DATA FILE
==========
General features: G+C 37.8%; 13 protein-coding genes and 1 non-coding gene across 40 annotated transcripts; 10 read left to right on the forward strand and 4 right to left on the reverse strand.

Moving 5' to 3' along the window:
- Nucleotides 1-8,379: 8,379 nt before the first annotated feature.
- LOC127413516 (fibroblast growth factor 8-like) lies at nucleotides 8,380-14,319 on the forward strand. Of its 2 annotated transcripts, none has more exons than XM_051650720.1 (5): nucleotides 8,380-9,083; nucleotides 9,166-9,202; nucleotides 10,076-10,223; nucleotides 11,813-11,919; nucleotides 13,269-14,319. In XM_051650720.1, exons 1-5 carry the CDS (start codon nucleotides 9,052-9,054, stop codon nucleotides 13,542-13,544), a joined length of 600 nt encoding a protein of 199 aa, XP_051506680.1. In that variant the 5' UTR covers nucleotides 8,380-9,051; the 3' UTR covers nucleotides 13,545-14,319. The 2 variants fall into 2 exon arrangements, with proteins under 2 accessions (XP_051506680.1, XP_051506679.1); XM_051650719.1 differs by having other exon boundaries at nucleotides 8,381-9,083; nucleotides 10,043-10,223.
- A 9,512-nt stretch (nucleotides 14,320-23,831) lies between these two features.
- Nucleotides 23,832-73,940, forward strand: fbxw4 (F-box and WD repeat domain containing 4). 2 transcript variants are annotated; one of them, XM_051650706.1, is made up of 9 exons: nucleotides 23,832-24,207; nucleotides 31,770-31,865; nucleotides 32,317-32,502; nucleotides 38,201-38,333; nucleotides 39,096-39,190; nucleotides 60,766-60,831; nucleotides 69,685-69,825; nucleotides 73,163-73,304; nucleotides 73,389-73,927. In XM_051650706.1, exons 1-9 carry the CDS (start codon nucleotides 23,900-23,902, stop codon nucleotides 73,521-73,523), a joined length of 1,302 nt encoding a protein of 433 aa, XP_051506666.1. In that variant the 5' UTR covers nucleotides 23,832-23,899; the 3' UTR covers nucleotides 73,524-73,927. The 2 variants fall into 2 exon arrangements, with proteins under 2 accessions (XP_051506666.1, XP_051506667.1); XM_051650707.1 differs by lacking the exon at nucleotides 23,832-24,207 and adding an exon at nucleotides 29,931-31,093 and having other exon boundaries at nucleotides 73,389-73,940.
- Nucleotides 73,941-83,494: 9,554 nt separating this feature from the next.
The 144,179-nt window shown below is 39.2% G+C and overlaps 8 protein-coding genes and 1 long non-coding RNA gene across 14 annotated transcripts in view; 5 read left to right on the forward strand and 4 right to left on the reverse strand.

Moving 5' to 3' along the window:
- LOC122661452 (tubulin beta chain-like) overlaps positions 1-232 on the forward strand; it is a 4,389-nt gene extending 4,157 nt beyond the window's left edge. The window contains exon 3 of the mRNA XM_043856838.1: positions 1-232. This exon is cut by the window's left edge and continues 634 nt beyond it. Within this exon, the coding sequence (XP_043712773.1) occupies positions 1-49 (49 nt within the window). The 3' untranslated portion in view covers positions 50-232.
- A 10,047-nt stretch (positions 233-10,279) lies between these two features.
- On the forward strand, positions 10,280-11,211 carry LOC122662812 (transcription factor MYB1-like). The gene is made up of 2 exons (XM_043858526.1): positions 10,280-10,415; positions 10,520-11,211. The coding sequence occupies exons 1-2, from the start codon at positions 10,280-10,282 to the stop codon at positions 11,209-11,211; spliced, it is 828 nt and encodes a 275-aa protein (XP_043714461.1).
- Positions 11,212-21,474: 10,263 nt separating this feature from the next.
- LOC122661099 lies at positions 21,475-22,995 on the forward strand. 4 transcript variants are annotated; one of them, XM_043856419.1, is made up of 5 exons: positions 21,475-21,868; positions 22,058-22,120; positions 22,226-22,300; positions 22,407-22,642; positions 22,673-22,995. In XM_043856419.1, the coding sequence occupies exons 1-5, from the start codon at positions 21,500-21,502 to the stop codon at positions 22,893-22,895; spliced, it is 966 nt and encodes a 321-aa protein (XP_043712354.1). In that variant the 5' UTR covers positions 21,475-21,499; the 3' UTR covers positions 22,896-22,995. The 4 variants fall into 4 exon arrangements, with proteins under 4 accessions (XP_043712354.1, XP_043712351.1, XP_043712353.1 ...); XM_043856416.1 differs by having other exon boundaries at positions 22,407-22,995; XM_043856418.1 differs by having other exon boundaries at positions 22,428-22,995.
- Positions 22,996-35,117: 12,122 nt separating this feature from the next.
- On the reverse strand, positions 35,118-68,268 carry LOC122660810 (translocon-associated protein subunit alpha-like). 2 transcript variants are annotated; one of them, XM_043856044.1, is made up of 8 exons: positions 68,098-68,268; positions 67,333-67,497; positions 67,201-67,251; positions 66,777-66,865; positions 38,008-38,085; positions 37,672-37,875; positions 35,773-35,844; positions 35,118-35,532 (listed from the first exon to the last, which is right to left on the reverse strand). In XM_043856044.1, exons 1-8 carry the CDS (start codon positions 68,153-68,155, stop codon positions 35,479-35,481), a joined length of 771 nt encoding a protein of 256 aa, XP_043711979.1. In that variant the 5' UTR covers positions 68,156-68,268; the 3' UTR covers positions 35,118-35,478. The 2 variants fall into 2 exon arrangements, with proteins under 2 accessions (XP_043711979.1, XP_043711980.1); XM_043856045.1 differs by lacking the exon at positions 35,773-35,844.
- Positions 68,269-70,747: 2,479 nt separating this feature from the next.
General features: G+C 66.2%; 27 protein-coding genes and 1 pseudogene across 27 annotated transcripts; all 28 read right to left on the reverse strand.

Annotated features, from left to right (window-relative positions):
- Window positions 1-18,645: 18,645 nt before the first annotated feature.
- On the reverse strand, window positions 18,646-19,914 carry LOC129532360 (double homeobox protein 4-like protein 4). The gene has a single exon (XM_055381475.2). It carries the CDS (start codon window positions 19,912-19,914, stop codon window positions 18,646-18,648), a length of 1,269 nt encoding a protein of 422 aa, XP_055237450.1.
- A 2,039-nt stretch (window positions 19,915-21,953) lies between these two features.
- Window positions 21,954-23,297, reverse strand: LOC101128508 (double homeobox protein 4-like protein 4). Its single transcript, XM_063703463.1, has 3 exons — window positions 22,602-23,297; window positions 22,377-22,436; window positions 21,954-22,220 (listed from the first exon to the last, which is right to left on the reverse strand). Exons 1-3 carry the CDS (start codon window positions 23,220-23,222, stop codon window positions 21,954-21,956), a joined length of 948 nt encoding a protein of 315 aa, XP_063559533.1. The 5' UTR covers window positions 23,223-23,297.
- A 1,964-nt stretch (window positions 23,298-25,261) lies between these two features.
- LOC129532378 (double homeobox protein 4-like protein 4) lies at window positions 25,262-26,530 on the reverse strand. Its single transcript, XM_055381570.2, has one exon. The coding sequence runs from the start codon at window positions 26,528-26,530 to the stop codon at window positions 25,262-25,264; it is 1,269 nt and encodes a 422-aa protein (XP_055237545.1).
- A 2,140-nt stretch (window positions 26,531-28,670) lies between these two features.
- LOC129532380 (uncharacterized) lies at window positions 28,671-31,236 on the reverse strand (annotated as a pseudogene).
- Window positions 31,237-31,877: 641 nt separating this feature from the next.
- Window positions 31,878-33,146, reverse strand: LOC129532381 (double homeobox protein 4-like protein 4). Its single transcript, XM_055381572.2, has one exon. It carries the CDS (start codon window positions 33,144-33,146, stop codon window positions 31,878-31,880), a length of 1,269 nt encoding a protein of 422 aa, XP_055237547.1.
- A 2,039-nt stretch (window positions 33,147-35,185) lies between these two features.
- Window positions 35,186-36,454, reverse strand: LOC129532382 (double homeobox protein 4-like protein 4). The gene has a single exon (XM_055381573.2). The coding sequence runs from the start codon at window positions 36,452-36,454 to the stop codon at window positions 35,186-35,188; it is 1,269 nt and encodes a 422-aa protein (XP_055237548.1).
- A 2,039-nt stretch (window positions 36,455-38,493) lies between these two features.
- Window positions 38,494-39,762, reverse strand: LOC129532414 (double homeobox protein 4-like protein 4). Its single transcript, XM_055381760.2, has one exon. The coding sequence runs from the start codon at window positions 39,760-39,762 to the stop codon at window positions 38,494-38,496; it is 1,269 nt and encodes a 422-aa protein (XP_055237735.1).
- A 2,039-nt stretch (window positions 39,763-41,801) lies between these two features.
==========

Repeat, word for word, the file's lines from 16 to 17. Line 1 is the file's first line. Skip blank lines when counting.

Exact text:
- On the reverse strand, positions 35,118-68,268 carry LOC122660810 (translocon-associated protein subunit alpha-like). 2 transcript variants are annotated; one of them, XM_043856044.1, is made up of 8 exons: positions 68,098-68,268; positions 67,333-67,497; positions 67,201-67,251; positions 66,777-66,865; positions 38,008-38,085; positions 37,672-37,875; positions 35,773-35,844; positions 35,118-35,532 (listed from the first exon to the last, which is right to left on the reverse strand). In XM_043856044.1, exons 1-8 carry the CDS (start codon positions 68,153-68,155, stop codon positions 35,479-35,481), a joined length of 771 nt encoding a protein of 256 aa, XP_043711979.1. In that variant the 5' UTR covers positions 68,156-68,268; the 3' UTR covers positions 35,118-35,478. The 2 variants fall into 2 exon arrangements, with proteins under 2 accessions (XP_043711979.1, XP_043711980.1); XM_043856045.1 differs by lacking the exon at positions 35,773-35,844.
- Positions 68,269-70,747: 2,479 nt separating this feature from the next.